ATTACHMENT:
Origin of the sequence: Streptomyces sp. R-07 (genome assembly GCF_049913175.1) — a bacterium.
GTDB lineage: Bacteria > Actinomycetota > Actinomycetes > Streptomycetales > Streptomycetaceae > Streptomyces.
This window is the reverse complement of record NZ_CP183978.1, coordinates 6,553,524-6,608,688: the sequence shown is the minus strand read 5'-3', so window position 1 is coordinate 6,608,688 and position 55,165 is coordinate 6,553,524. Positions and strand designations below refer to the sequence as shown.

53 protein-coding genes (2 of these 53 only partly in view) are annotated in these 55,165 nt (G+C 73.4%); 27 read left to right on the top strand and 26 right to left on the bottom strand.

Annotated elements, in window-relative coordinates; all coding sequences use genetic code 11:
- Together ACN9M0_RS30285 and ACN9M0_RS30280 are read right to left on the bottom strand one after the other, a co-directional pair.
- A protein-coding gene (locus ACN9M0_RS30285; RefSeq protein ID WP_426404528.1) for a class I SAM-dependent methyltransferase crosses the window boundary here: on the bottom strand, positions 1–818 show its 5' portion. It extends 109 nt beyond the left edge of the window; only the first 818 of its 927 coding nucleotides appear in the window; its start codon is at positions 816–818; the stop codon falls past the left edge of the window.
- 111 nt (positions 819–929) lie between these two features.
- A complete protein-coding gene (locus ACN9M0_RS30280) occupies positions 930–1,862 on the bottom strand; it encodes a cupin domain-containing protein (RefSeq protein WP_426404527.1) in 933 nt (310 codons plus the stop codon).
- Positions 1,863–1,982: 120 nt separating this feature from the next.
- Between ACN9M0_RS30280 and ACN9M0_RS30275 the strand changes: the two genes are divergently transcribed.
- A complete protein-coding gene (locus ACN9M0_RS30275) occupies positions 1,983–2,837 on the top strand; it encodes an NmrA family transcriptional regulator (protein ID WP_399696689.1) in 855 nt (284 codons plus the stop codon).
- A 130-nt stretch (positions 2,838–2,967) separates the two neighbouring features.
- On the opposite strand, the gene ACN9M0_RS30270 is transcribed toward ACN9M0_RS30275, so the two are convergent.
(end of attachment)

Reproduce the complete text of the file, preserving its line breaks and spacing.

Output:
Origin of the sequence: Streptomyces sp. R-07 (genome assembly GCF_049913175.1) — a bacterium.
GTDB lineage: Bacteria > Actinomycetota > Actinomycetes > Streptomycetales > Streptomycetaceae > Streptomyces.
This window is the reverse complement of record NZ_CP183978.1, coordinates 6,553,524-6,608,688: the sequence shown is the minus strand read 5'-3', so window position 1 is coordinate 6,608,688 and position 55,165 is coordinate 6,553,524. Positions and strand designations below refer to the sequence as shown.

53 protein-coding genes (2 of these 53 only partly in view) are annotated in these 55,165 nt (G+C 73.4%); 27 read left to right on the top strand and 26 right to left on the bottom strand.

Annotated elements, in window-relative coordinates; all coding sequences use genetic code 11:
- Together ACN9M0_RS30285 and ACN9M0_RS30280 are read right to left on the bottom strand one after the other, a co-directional pair.
- A protein-coding gene (locus ACN9M0_RS30285; RefSeq protein ID WP_426404528.1) for a class I SAM-dependent methyltransferase crosses the window boundary here: on the bottom strand, positions 1–818 show its 5' portion. It extends 109 nt beyond the left edge of the window; only the first 818 of its 927 coding nucleotides appear in the window; its start codon is at positions 816–818; the stop codon falls past the left edge of the window.
- 111 nt (positions 819–929) lie between these two features.
- A complete protein-coding gene (locus ACN9M0_RS30280) occupies positions 930–1,862 on the bottom strand; it encodes a cupin domain-containing protein (RefSeq protein WP_426404527.1) in 933 nt (310 codons plus the stop codon).
- Positions 1,863–1,982: 120 nt separating this feature from the next.
- Between ACN9M0_RS30280 and ACN9M0_RS30275 the strand changes: the two genes are divergently transcribed.
- A complete protein-coding gene (locus ACN9M0_RS30275) occupies positions 1,983–2,837 on the top strand; it encodes an NmrA family transcriptional regulator (protein ID WP_399696689.1) in 855 nt (284 codons plus the stop codon).
- A 130-nt stretch (positions 2,838–2,967) separates the two neighbouring features.
- On the opposite strand, the gene ACN9M0_RS30270 is transcribed toward ACN9M0_RS30275, so the two are convergent.